US government calls out Deutsche Telekom over union busting

US government calls out Deutsche Telekom over union busting
Photo: DPA
The US House of Representatives Committee on Education and Labor has reportedly sent a letter to the head of Deutsche Telekom asking him to address their concerns over the company’s policy on unions for its operations in America.

“We are writing to express our deep concern about reports that your company practices a double standard toward American workers when it comes to respecting their labor rights,” according to the letter to René Obermann obtained by financial weekly Manager Magazin said on Tuesday.

The letter goes on to cite a December 2009 report by non-profit advocacy organisation American Rights at Work, which allegedly documented a systematic campaign by T-Mobile USA and parent company Deutsche Telekom to prevent US employees from forming unions.

“The company respects workers’ rights in Germany, where it cooperates closely with unions, but mistreats workers in the United States and interferes with their right to organize,” a press statement by the organisation said when the study was released.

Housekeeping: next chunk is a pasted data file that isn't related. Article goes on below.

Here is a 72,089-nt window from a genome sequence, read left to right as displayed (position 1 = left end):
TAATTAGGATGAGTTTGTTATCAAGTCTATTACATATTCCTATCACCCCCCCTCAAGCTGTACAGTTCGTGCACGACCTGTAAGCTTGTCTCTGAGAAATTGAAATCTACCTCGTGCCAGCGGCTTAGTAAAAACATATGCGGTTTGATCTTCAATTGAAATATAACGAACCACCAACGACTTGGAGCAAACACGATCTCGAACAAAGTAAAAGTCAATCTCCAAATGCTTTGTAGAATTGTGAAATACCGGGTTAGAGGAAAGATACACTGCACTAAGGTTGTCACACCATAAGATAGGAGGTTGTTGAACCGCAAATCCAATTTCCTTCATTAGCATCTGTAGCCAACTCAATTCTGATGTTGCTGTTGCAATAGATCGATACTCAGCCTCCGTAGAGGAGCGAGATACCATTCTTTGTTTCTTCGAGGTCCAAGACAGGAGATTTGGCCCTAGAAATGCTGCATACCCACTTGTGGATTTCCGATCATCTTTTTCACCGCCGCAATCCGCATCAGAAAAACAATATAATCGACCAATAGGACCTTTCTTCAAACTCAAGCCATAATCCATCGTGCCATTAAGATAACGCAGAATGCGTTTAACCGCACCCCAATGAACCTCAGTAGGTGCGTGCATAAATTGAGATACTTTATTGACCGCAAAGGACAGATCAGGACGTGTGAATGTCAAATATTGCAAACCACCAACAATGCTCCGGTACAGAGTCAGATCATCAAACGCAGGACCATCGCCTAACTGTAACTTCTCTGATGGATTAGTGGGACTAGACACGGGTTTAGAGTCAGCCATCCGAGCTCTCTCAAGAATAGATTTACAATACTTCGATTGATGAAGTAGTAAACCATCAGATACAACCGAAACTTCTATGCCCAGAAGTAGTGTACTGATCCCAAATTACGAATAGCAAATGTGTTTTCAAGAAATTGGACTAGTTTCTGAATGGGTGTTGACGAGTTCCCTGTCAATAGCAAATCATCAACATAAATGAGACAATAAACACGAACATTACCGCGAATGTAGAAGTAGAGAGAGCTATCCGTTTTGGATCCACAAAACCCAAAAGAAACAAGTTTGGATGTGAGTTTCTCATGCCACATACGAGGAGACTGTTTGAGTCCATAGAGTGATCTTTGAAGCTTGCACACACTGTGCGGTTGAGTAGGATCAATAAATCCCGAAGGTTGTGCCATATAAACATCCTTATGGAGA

The letter from all 26 politicians on the US congressional committee insisted that Obermann ensure workers are allowed to exercise their rights without interference, and inform them of his actions to see this through.

“When this freedom is curtailed, our economy suffers,” the letter read.

According to Manager Magazin, US union Communications Workers of America (CWA) is already working on filing a lawsuit against Deutsche Telekom through the international Organisation for Economic Co-operation and Development (OECD). Massachusetts Senator John Kerry has also allegedly sent a letter to Obermann about union complaints, the magazine said.

The Bonn-based company responded to the most recent pressure by telling Manager Magazin that labour laws are different in every country.

“In every country we deal with our workers fairly and correctly,” a spokesperson said, adding that US employees were free to form unions, but not to gather on T-Mobile USA property.

Meanwhile on Monday Obermann defended the company’s poor performance in the United States, admitting that the company wasn’t “fully satisfied” with growth, but insisting it was committed to its operations there, according to the Wall Street Journal.

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